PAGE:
Researchers have been studying whether the collision of a gargantuan black hole could confirm the phenomenon of gravity predicted by Albert Einstein a century ago.
According to new research published today (Opens in a new tab) In the journal Nature, the phenomenon — which is known as precession and is seen as a wobbly motion sometimes seen flying overhead — occurs when two ancient black holes collide and merge into one. As the two massive objects spiraled closer together, they released immense circles through the space-time context of gravitational waves that traveled outward through the cosmos, carrying energy and angular momentum from the sinking black holes.
Scientists first detected these waves emanating from black holes in 2020, using the Laser Interferometer Gravitational-Wave Observatory (LIGO) in the US and the Virgo gravitational-wave sensors in Italy. Now, after years of studying wave patterns, researchers have confirmed that one of the black holes is spinning at a rate never seen before.
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The spherical black hole was twisting and turning 10 billion times faster than any black hole previously observed, which caused space and time to be so distorted as to cause such black holes to wobble or wobble in their orbits.
Researchers have observed precession in everything from supermassive to dying star systems, but never in objects as massive as binary black hole systems, in which two empty worlds orbit around a common center. But Einstein’s theory of general relativity predicted more than 100 years ago that precession would occur in both massive objects and binary black holes. Now, the authors of the study say, this rare phenomenon has been observed in nature for the first time.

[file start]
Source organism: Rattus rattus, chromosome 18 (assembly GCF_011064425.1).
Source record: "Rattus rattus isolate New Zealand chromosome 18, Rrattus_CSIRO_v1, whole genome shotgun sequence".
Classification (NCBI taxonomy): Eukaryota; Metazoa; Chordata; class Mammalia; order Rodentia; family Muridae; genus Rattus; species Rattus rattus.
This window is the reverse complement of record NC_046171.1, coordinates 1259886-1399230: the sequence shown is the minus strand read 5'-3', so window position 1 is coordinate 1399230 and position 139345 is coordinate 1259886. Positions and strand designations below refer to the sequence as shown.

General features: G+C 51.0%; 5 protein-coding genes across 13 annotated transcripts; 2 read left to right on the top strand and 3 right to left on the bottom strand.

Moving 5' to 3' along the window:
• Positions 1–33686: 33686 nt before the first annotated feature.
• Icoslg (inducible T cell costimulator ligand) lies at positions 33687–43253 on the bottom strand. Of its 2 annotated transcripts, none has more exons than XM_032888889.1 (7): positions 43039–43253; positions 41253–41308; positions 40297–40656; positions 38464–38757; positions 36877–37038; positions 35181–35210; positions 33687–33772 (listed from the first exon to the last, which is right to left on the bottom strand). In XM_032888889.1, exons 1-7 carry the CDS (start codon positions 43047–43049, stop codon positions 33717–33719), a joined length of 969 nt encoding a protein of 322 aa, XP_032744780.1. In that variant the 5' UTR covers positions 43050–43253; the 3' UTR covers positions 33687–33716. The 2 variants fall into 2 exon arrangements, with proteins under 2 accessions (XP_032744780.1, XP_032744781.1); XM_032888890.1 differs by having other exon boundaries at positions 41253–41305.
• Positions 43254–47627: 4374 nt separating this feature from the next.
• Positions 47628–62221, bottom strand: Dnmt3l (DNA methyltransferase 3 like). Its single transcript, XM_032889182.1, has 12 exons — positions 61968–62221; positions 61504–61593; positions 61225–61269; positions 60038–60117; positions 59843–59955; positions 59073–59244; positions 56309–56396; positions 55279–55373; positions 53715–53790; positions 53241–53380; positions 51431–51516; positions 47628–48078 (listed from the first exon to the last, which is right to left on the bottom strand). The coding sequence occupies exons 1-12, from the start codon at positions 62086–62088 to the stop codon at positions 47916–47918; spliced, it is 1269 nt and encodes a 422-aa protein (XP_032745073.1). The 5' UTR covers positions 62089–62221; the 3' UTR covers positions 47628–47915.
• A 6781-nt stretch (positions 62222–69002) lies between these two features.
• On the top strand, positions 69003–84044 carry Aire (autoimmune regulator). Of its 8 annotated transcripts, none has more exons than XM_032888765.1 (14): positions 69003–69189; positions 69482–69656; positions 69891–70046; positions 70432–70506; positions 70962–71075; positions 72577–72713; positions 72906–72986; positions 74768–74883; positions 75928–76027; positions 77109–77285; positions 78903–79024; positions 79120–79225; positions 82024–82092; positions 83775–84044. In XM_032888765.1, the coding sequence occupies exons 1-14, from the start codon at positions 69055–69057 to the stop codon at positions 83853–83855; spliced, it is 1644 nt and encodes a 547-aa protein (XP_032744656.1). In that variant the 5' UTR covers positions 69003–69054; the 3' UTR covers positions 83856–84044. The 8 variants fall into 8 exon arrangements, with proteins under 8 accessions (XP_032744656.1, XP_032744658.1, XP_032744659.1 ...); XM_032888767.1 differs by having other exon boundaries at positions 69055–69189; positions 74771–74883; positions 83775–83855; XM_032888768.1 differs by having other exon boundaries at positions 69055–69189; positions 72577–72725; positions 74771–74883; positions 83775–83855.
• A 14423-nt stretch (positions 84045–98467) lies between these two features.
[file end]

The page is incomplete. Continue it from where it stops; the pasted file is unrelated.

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“We’ve always thought that binary black holes could do this,” lead author Mark Hannam, director of the Gravity Exploration Institute at Cardiff University in the UK, said in a statement. (Opens in a new tab). “We wanted to detect an example ever since the first gravitational wave. We had to wait five years and more than 80 separate detections, but finally we have one!”
The black holes in question were many times larger than the sun, with the larger of the two estimated to be about 40 solar masses. Researchers detected the first binary wind in 2020, when LIGO and Virgo detected a burst of gravitational waves emitted by the collision of two black holes. The team named this collision GW200129, after the date of its discovery (Jan. 29, 2020).
Since then, other scientists have pored over the data on that initial gravitational wave, uncovering ever-strange mysteries about this epic collision. (Although scientists only have gravitational waves to go on and no direct observations, they cannot pinpoint the exact location of black holes).
For example, in May 2022, a team of researchers calculated that the merger between two black holes was both massive and lopsided, with gravitational waves from the collision burning in one direction, while it recently plunged into the black hole, likely a “kick” from its home galaxy more than 3 million it has hundreds of thousands of mph (4.8 million km/h) in the opposite direction.
This new research suggests that the two black holes in nature had a relationship before their violent merger. As the two gargantuan objects whirled about each other in an ever-increasing orbit, the peaks began to sway as if drunk, and to pray several times a second. According to the authors of the study, this precession effect is estimated to be 10 billion times faster than any other ever measured.
These findings vindicate Einstein, who predicted that such effects could occur on certain dimensions of the universe. But the results also raise the question of whether vagrant black hole-like mergers are as rare as once thought.
“The major black hole in this binary, which was about 40 times more massive than the sun, was almost as early as possible as a body,” said study co-author Charlie Hoy, a researcher at Cardiff University at the time of the study; and now at the University of Portsmouth in the UK “Our current models of the binary format suggest this is a very rare, perhaps one in a thousand event. Or it could be a sign that we need to change our models.”
First published in Live Science.
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